If you like stories and lessons learned from life, this blog is for you. On the one hand, it is an invitation to engage in self-discovery on the order of bija mantras for the chakras. And on the other hand, it encourages you, the seeker and the practitioner, to not take anyone's word for granted but to seek and discover the truth for yourself.
The Buddha taught:
"Believe nothing because a wise man said it,
Believe nothing because it is generally held.
(and there'e more to this quote below...)
It was called Y2K: the year 2000. People were terrified that something terrible would happen at the turn of the millennium, particularly around digital clocks not resetting and the chaos ensuing. But, paradoxically, my life was getting exciting. Just the year before, I had recorded my album Nada Yoga at an incredible studio deep in the California redwoods. Kenny was an engineer who recorded the Grateful Dead and many other greats. I was excited about a multiple-album contract with a New York label that would feature various aspects of the Yoga of Sound in which I had specialized. One of those albums was on the chakras and the kundalini experience. So I called it "Shakti Yoga."
Shakti Yoga, Kundalini Yoga: Potaeto, Poahto!
The turn of the millennium came and went without so much as a hiccup. I invested my recording contract advance in the latest audio technology that combined the old-world analog sound with the new digital capabilities for this new series. The Alesis Digital Audio Tape (ADAT) used a magnetic tape format, the same as VHS tape (remember Blockbuster?) used by consumer VCRs to record eight digital audio tracks. And you could stack the ADAT connecting them through a fiber optic cable to sync quite a few. I bought three of them to be able to record 24 tracks of audio. However, I still chose to go into a studio (another one in Berkeley, Ca) with a full hard-board console and mixing capabilities; Additionally, since I did not know how to clean up the audio, it turned out to be a laborious studio process.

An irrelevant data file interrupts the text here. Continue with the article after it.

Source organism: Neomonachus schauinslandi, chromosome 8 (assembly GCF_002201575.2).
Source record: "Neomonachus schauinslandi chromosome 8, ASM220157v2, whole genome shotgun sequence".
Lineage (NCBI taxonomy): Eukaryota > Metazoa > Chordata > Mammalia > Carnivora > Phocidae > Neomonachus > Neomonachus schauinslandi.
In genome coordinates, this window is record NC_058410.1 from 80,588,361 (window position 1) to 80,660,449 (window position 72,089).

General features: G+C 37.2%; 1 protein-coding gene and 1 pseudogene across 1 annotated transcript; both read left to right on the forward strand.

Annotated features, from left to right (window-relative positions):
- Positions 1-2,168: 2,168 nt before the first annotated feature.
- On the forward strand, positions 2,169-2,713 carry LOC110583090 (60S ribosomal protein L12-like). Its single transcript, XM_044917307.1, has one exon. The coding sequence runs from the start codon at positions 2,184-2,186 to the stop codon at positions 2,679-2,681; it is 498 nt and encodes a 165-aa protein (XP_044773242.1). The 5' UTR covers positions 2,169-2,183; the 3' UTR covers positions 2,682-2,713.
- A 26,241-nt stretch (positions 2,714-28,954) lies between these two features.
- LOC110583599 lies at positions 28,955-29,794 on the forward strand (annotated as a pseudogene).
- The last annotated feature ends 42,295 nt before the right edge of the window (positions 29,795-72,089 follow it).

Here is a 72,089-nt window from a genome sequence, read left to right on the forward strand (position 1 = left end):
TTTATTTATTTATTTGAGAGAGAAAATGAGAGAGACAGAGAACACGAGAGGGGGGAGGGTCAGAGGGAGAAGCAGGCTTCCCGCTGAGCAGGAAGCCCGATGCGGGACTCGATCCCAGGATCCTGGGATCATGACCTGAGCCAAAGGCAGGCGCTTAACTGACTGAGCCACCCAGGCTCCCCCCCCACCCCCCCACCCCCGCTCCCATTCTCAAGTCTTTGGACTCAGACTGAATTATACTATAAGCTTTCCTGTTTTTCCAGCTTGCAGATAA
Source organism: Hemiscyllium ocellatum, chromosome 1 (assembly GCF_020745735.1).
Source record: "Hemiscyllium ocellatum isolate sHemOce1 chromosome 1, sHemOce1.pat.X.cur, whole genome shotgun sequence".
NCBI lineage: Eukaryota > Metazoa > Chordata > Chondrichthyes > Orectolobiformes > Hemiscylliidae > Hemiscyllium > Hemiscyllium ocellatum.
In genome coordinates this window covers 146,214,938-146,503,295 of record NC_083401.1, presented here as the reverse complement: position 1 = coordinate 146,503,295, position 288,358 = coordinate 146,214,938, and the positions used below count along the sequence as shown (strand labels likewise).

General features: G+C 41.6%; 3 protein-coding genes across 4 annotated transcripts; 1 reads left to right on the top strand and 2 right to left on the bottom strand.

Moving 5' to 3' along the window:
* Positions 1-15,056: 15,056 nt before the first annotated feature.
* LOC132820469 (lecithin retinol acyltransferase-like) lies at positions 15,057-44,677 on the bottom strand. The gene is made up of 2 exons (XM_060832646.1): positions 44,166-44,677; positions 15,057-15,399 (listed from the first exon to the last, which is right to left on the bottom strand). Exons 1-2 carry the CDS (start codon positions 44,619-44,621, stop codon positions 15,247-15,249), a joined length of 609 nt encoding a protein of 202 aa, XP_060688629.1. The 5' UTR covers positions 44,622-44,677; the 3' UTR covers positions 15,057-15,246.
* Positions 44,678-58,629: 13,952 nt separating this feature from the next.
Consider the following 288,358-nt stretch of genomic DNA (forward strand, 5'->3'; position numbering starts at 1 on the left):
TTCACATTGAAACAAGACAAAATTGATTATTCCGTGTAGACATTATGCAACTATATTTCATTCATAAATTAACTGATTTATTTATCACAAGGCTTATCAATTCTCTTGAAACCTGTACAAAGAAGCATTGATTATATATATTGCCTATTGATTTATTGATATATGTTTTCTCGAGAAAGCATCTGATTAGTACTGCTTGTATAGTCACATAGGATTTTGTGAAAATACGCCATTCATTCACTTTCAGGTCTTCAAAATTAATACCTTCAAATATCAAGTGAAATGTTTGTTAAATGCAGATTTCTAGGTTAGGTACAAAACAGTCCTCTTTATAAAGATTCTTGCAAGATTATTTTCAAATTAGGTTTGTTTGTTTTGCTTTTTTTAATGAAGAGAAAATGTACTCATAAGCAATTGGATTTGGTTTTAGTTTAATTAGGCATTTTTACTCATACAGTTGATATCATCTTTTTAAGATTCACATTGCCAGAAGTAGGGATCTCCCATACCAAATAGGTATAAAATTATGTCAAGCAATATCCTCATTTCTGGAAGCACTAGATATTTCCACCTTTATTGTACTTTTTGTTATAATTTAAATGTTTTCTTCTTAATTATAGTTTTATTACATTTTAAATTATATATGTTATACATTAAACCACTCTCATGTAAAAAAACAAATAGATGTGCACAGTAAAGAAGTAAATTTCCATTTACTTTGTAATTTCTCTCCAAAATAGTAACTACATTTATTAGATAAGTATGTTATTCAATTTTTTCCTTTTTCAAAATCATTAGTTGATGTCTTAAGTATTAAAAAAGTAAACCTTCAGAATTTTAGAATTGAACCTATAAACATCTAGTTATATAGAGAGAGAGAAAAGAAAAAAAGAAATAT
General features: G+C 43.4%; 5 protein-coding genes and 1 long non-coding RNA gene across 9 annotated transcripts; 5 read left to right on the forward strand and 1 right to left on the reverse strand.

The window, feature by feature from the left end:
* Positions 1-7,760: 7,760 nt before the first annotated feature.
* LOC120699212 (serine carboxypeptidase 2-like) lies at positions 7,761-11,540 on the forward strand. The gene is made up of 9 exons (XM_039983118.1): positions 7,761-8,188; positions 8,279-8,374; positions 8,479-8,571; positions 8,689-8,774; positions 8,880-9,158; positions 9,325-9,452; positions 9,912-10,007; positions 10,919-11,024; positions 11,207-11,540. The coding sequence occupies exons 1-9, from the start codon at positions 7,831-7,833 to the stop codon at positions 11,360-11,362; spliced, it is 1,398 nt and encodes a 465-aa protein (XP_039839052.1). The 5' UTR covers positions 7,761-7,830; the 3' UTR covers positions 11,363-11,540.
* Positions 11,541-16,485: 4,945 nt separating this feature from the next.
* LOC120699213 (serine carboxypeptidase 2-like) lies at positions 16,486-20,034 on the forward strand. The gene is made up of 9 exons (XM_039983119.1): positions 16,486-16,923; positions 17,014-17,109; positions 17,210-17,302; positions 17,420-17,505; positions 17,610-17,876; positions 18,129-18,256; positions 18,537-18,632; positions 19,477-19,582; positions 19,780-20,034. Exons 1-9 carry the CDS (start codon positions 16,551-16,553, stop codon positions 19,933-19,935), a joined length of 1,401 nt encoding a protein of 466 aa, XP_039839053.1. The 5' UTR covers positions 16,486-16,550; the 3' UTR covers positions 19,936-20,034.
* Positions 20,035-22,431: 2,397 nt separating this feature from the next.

The album Shakti Yoga was born! And here is the original track on the chakra bijas.
This track is plain compared to the rich orchestration of the lengthy opening tracks featuring Shiva and Shakti. The idea was to convey the raw experience of Tantric sound healing as authentically as possible.
Would you believe I recorded this album in a closet in our two-bedroom apartment in Oakland, California? It was a tiny closet that barely could hold me, let alone my sitar or guitar. But I belted out multiple tracks running back and forth to hit the record button between takes. And I did numerous variations of the vocals. Thankfully our neighbor, a dear Jewish lady in her nineties (Nettie) with perfect hearing, was such a dear friend. She not only tolerated all the crazy mantras I was chanting but came to many of my live performances as well. Our other Jewish neighbors living above us (the Zukermans), an elderly couple, were just as kind. They passed on to that further shore now: awesome humans!
One of the crazy things I did was reverse the bija mantras for the heart and throat chakra. Oh, did I get a lot of emails as a result! Some people just asked why. Others were up in arms that I had gone against tradition.
Here's what I explained recently to someone who asked the same question: